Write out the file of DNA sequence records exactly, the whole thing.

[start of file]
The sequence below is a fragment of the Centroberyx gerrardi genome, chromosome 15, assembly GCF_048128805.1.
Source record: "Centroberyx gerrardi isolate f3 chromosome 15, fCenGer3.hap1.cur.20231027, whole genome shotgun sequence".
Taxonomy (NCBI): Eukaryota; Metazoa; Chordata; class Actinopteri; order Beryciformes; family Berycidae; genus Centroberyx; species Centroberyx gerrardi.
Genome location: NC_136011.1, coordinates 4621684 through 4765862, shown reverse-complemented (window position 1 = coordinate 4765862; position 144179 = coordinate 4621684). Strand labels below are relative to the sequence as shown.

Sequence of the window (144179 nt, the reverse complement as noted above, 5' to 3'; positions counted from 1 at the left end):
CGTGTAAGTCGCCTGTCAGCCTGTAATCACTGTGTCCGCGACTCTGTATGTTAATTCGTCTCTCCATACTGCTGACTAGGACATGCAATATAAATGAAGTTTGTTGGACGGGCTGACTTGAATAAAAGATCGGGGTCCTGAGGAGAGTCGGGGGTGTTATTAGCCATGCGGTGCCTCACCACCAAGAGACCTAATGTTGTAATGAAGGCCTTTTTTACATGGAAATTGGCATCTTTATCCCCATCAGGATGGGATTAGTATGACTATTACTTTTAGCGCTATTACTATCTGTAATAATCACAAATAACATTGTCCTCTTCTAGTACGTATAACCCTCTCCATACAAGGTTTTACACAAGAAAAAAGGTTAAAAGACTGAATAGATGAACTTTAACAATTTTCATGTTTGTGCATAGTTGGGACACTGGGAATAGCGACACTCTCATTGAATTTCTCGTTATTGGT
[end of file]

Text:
The sequence below is a fragment of the Centroberyx gerrardi genome, chromosome 15, assembly GCF_048128805.1.
Source record: "Centroberyx gerrardi isolate f3 chromosome 15, fCenGer3.hap1.cur.20231027, whole genome shotgun sequence".
Taxonomy (NCBI): Eukaryota; Metazoa; Chordata; class Actinopteri; order Beryciformes; family Berycidae; genus Centroberyx; species Centroberyx gerrardi.
Genome location: NC_136011.1, coordinates 4621684 through 4765862, shown reverse-complemented (window position 1 = coordinate 4765862; position 144179 = coordinate 4621684). Strand labels below are relative to the sequence as shown.

Sequence of the window (144179 nt, the reverse complement as noted above, 5' to 3'; positions counted from 1 at the left end):
CGTGTAAGTCGCCTGTCAGCCTGTAATCACTGTGTCCGCGACTCTGTATGTTAATTCGTCTCTCCATACTGCTGACTAGGACATGCAATATAAATGAAGTTTGTTGGACGGGCTGACTTGAATAAAAGATCGGGGTCCTGAGGAGAGTCGGGGGTGTTATTAGCCATGCGGTGCCTCACCACCAAGAGACCTAATGTTGTAATGAAGGCCTTTTTTACATGGAAATTGGCATCTTTATCCCCATCAGGATGGGATTAGTATGACTATTACTTTTAGCGCTATTACTATCTGTAATAATCACAAATAACATTGTCCTCTTCTAGTACGTATAACCCTCTCCATACAAGGTTTTACACAAGAAAAAAGGTTAAAAGACTGAATAGATGAACTTTAACAATTTTCATGTTTGTGCATAGTTGGGACACTGGGAATAGCGACACTCTCATTGAATTTCTCGTTATTGGT